Ghosts of Past Battles

At the June 2013 Executive Council meeting our current president of the Candidate Council, Navah Kaplan, spoke of the administrative climate of APsaA as focused on ghosts of past battles. Her tone was generous and respectful, her experience of training positive. Her message was moving: “We candidates stand at the frontier of the future of psychoanalysis and see a vast field of opportunity. But our seniors who stand beside us tell us they see an ongoing war, what seems to us must be the ghosts of past battles we do not see or understand.” I took away from this that the Association has a new generation coming along that believes in psychoanalysis, enjoys learning about it, and needs its elders to take care of business. We have work to do on the ground, in institutes, and in the world, rather than battling among ourselves over control of standards and/or the perception of the ideal profession.

After the January 2013 national meeting seven educational leaders of APsaA filed a suit against APsaA with the goal of establishing the legal right of BOPS to make educational policy without the input or influence of Executive Council.

From an historical perspective this action is understandable. Paul Mosher has detailed the history of APsaA from its founding by Dr. A.A. Brill in 1932. (Mosher, PW. 2008. Letter from the United States, IJP, 89:1109-1122.) The Association developed in an era that was short on quality control. Quacks practiced medicine and the fear that quacks would practice psychoanalysis seemed reasonable. Certification, a method of quality control, became the ticket to APsaA membership. However, quality control was not the only motive for medical control of the profession. As the Great Depression unfolded, the stability of a private practice market became a driving concern and commercial motives played a role in the establishment of a medical monopoly.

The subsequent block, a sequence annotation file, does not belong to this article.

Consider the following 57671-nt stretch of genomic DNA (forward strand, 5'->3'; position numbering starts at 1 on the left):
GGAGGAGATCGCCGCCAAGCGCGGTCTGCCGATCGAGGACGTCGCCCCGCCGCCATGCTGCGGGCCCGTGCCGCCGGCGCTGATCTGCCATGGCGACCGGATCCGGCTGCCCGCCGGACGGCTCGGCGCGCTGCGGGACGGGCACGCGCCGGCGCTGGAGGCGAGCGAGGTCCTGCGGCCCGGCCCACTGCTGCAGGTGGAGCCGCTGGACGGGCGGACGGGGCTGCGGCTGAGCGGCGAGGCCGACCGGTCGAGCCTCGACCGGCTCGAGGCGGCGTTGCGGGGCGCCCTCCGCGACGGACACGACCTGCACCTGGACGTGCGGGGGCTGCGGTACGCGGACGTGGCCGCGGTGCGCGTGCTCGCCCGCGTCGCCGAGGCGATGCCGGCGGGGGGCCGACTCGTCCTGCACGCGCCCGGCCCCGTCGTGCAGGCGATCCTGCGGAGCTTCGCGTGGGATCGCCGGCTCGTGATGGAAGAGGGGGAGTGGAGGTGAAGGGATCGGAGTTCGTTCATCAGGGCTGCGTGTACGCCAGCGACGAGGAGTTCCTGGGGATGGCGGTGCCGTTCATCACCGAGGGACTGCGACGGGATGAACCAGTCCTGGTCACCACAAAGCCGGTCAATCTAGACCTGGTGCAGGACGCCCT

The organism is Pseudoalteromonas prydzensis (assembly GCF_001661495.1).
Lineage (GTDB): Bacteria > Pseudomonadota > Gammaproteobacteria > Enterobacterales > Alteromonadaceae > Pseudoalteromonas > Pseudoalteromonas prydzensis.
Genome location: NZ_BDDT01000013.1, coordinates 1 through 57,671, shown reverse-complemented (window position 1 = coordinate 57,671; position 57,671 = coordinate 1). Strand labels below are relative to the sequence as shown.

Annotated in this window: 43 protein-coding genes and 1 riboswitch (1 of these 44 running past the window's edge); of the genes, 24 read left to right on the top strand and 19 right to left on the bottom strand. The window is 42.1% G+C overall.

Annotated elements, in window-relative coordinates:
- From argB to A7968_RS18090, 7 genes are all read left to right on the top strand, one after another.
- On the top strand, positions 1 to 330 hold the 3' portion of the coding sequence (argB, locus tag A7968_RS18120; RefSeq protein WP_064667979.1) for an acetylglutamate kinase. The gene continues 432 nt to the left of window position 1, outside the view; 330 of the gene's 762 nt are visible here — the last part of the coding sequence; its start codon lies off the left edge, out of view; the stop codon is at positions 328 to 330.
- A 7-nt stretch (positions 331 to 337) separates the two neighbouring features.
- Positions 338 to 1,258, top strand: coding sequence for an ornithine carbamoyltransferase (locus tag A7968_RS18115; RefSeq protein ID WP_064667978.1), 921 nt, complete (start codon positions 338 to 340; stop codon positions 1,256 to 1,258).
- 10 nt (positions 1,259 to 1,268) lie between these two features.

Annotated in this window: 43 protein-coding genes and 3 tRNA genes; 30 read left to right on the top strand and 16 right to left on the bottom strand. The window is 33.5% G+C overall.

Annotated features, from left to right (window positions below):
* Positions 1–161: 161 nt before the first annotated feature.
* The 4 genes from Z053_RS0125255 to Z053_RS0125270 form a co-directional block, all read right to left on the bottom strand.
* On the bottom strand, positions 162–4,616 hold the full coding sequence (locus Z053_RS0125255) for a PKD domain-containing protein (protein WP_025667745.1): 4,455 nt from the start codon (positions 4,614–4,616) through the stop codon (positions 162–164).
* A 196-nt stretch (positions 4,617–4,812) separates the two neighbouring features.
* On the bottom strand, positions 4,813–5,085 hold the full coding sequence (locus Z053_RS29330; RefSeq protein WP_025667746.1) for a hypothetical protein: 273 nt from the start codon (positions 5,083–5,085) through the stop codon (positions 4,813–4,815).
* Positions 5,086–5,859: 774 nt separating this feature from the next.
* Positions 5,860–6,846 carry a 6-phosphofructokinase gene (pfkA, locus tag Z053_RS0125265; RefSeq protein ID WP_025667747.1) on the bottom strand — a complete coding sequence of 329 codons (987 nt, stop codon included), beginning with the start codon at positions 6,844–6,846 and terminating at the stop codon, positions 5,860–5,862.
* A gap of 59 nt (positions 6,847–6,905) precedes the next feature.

In 2013 our membership represents all mental health professions but battles related to real or perceived elitism continue. Nonetheless we share concerns about our survival in an era that has similarities to the 1930’s. The private practice market for psychoanalysis is shrinking as insurance pays for biologically driven treatments and social media propel the public toward immediate gratification. This does not mean, however, that psychoanalysis has less to contribute or that we need to aspire to a monopoly in our field. It means we need to be smart about assessing how we remain very good at what we do, communicate what we know, understand the culture in which we work, and identify the points of contact that exist where our input will be recognizable and useful. The essence of what we offer in a quick fix culture is a focus on meaning and the ability to explain the implications of individual and group actions.

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